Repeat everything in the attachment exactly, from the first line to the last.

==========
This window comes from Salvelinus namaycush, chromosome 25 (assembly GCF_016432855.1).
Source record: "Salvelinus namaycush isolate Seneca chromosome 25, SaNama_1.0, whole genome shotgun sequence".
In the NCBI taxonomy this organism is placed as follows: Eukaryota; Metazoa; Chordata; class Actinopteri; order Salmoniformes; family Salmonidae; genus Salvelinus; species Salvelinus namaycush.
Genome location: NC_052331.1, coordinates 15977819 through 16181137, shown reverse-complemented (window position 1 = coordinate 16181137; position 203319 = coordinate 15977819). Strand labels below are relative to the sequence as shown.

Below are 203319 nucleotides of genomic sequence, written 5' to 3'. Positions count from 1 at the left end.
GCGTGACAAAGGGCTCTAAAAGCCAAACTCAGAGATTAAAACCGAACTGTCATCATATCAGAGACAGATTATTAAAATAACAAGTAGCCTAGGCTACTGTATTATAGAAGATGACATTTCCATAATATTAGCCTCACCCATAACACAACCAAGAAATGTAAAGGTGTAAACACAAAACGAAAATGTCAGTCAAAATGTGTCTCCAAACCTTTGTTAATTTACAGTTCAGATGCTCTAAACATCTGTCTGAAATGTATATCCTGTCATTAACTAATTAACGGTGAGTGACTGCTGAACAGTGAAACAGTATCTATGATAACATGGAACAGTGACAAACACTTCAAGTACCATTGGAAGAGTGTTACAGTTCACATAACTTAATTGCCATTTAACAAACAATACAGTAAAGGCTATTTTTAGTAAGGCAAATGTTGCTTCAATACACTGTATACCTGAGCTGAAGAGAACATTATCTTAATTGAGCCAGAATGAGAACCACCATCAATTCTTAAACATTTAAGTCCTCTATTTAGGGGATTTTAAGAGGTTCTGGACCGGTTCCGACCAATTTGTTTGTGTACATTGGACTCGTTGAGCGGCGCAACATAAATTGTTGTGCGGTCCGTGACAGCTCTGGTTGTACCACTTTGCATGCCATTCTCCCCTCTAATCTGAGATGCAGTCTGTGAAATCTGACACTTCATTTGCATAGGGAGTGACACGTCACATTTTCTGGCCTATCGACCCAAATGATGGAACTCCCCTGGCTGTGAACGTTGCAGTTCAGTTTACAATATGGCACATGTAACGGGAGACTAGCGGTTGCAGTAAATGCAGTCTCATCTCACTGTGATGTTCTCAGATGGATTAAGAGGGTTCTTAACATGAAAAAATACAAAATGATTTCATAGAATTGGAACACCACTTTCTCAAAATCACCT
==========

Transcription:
This window comes from Salvelinus namaycush, chromosome 25 (assembly GCF_016432855.1).
Source record: "Salvelinus namaycush isolate Seneca chromosome 25, SaNama_1.0, whole genome shotgun sequence".
In the NCBI taxonomy this organism is placed as follows: Eukaryota; Metazoa; Chordata; class Actinopteri; order Salmoniformes; family Salmonidae; genus Salvelinus; species Salvelinus namaycush.
Genome location: NC_052331.1, coordinates 15977819 through 16181137, shown reverse-complemented (window position 1 = coordinate 16181137; position 203319 = coordinate 15977819). Strand labels below are relative to the sequence as shown.

Below are 203319 nucleotides of genomic sequence, written 5' to 3'. Positions count from 1 at the left end.
GCGTGACAAAGGGCTCTAAAAGCCAAACTCAGAGATTAAAACCGAACTGTCATCATATCAGAGACAGATTATTAAAATAACAAGTAGCCTAGGCTACTGTATTATAGAAGATGACATTTCCATAATATTAGCCTCACCCATAACACAACCAAGAAATGTAAAGGTGTAAACACAAAACGAAAATGTCAGTCAAAATGTGTCTCCAAACCTTTGTTAATTTACAGTTCAGATGCTCTAAACATCTGTCTGAAATGTATATCCTGTCATTAACTAATTAACGGTGAGTGACTGCTGAACAGTGAAACAGTATCTATGATAACATGGAACAGTGACAAACACTTCAAGTACCATTGGAAGAGTGTTACAGTTCACATAACTTAATTGCCATTTAACAAACAATACAGTAAAGGCTATTTTTAGTAAGGCAAATGTTGCTTCAATACACTGTATACCTGAGCTGAAGAGAACATTATCTTAATTGAGCCAGAATGAGAACCACCATCAATTCTTAAACATTTAAGTCCTCTATTTAGGGGATTTTAAGAGGTTCTGGACCGGTTCCGACCAATTTGTTTGTGTACATTGGACTCGTTGAGCGGCGCAACATAAATTGTTGTGCGGTCCGTGACAGCTCTGGTTGTACCACTTTGCATGCCATTCTCCCCTCTAATCTGAGATGCAGTCTGTGAAATCTGACACTTCATTTGCATAGGGAGTGACACGTCACATTTTCTGGCCTATCGACCCAAATGATGGAACTCCCCTGGCTGTGAACGTTGCAGTTCAGTTTACAATATGGCACATGTAACGGGAGACTAGCGGTTGCAGTAAATGCAGTCTCATCTCACTGTGATGTTCTCAGATGGATTAAGAGGGTTCTTAACATGAAAAAATACAAAATGATTTCATAGAATTGGAACACCACTTTCTCAAAATCACCT